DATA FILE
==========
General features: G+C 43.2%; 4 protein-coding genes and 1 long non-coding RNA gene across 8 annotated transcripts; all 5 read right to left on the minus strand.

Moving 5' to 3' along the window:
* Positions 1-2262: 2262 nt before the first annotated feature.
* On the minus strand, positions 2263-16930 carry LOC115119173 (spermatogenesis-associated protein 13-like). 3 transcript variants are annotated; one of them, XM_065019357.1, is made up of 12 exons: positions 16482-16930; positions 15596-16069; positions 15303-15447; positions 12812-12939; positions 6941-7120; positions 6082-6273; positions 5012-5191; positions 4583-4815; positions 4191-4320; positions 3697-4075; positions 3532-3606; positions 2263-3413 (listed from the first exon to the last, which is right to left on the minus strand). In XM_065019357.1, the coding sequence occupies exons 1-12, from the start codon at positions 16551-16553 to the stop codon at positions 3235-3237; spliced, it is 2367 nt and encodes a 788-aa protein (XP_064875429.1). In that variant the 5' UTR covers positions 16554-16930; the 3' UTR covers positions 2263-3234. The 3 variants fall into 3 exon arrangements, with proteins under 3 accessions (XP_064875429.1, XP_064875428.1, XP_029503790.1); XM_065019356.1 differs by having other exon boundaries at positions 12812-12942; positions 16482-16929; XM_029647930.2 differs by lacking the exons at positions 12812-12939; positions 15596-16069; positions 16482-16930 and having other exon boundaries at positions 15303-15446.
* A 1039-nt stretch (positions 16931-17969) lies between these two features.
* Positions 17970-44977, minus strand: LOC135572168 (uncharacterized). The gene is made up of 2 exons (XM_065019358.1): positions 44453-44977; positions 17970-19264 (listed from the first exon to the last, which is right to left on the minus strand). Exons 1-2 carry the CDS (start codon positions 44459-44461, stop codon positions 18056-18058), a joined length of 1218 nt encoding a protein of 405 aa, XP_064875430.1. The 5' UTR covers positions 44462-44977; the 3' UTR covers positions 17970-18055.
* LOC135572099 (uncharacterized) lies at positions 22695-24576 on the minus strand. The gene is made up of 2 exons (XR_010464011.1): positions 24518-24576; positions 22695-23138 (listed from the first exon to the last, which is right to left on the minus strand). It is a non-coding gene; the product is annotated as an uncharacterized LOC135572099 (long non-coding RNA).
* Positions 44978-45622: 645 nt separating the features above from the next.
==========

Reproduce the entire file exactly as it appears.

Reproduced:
General features: G+C 43.2%; 4 protein-coding genes and 1 long non-coding RNA gene across 8 annotated transcripts; all 5 read right to left on the minus strand.

Moving 5' to 3' along the window:
* Positions 1-2262: 2262 nt before the first annotated feature.
* On the minus strand, positions 2263-16930 carry LOC115119173 (spermatogenesis-associated protein 13-like). 3 transcript variants are annotated; one of them, XM_065019357.1, is made up of 12 exons: positions 16482-16930; positions 15596-16069; positions 15303-15447; positions 12812-12939; positions 6941-7120; positions 6082-6273; positions 5012-5191; positions 4583-4815; positions 4191-4320; positions 3697-4075; positions 3532-3606; positions 2263-3413 (listed from the first exon to the last, which is right to left on the minus strand). In XM_065019357.1, the coding sequence occupies exons 1-12, from the start codon at positions 16551-16553 to the stop codon at positions 3235-3237; spliced, it is 2367 nt and encodes a 788-aa protein (XP_064875429.1). In that variant the 5' UTR covers positions 16554-16930; the 3' UTR covers positions 2263-3234. The 3 variants fall into 3 exon arrangements, with proteins under 3 accessions (XP_064875429.1, XP_064875428.1, XP_029503790.1); XM_065019356.1 differs by having other exon boundaries at positions 12812-12942; positions 16482-16929; XM_029647930.2 differs by lacking the exons at positions 12812-12939; positions 15596-16069; positions 16482-16930 and having other exon boundaries at positions 15303-15446.
* A 1039-nt stretch (positions 16931-17969) lies between these two features.
* Positions 17970-44977, minus strand: LOC135572168 (uncharacterized). The gene is made up of 2 exons (XM_065019358.1): positions 44453-44977; positions 17970-19264 (listed from the first exon to the last, which is right to left on the minus strand). Exons 1-2 carry the CDS (start codon positions 44459-44461, stop codon positions 18056-18058), a joined length of 1218 nt encoding a protein of 405 aa, XP_064875430.1. The 5' UTR covers positions 44462-44977; the 3' UTR covers positions 17970-18055.
* LOC135572099 (uncharacterized) lies at positions 22695-24576 on the minus strand. The gene is made up of 2 exons (XR_010464011.1): positions 24518-24576; positions 22695-23138 (listed from the first exon to the last, which is right to left on the minus strand). It is a non-coding gene; the product is annotated as an uncharacterized LOC135572099 (long non-coding RNA).
* Positions 44978-45622: 645 nt separating the features above from the next.